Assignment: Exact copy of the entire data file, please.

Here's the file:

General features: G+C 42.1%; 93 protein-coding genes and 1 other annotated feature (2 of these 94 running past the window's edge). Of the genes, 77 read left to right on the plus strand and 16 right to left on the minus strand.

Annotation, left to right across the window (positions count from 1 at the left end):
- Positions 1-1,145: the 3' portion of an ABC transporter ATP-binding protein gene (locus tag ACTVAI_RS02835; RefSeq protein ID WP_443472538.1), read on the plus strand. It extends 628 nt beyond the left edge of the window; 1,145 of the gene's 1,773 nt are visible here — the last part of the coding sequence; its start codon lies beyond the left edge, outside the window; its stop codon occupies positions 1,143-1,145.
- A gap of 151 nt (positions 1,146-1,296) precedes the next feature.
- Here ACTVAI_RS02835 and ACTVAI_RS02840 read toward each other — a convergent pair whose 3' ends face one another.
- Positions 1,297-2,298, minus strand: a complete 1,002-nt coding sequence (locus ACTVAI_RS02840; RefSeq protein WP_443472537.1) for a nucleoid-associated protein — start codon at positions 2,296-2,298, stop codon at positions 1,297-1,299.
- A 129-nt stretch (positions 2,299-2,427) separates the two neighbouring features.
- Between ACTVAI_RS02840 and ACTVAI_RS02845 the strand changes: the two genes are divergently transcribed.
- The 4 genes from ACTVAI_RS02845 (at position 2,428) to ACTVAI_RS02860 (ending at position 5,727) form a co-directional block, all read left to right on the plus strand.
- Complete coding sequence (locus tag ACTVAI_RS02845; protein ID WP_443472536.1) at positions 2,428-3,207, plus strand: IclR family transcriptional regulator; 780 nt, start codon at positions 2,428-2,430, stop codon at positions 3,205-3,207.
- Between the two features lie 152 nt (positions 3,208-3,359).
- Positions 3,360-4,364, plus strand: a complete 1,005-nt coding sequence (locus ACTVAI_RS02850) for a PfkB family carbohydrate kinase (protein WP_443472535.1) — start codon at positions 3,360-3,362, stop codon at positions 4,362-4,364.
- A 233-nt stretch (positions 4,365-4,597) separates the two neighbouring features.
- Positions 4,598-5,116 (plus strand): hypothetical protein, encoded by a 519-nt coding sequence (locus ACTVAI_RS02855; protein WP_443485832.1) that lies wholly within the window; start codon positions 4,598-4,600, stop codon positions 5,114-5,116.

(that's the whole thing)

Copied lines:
General features: G+C 42.1%; 93 protein-coding genes and 1 other annotated feature (2 of these 94 running past the window's edge). Of the genes, 77 read left to right on the plus strand and 16 right to left on the minus strand.

Annotation, left to right across the window (positions count from 1 at the left end):
- Positions 1-1,145: the 3' portion of an ABC transporter ATP-binding protein gene (locus tag ACTVAI_RS02835; RefSeq protein ID WP_443472538.1), read on the plus strand. It extends 628 nt beyond the left edge of the window; 1,145 of the gene's 1,773 nt are visible here — the last part of the coding sequence; its start codon lies beyond the left edge, outside the window; its stop codon occupies positions 1,143-1,145.
- A gap of 151 nt (positions 1,146-1,296) precedes the next feature.
- Here ACTVAI_RS02835 and ACTVAI_RS02840 read toward each other — a convergent pair whose 3' ends face one another.
- Positions 1,297-2,298, minus strand: a complete 1,002-nt coding sequence (locus ACTVAI_RS02840; RefSeq protein WP_443472537.1) for a nucleoid-associated protein — start codon at positions 2,296-2,298, stop codon at positions 1,297-1,299.
- A 129-nt stretch (positions 2,299-2,427) separates the two neighbouring features.
- Between ACTVAI_RS02840 and ACTVAI_RS02845 the strand changes: the two genes are divergently transcribed.
- The 4 genes from ACTVAI_RS02845 (at position 2,428) to ACTVAI_RS02860 (ending at position 5,727) form a co-directional block, all read left to right on the plus strand.
- Complete coding sequence (locus tag ACTVAI_RS02845; protein ID WP_443472536.1) at positions 2,428-3,207, plus strand: IclR family transcriptional regulator; 780 nt, start codon at positions 2,428-2,430, stop codon at positions 3,205-3,207.
- Between the two features lie 152 nt (positions 3,208-3,359).
- Positions 3,360-4,364, plus strand: a complete 1,005-nt coding sequence (locus ACTVAI_RS02850) for a PfkB family carbohydrate kinase (protein WP_443472535.1) — start codon at positions 3,360-3,362, stop codon at positions 4,362-4,364.
- A 233-nt stretch (positions 4,365-4,597) separates the two neighbouring features.
- Positions 4,598-5,116 (plus strand): hypothetical protein, encoded by a 519-nt coding sequence (locus ACTVAI_RS02855; protein WP_443485832.1) that lies wholly within the window; start codon positions 4,598-4,600, stop codon positions 5,114-5,116.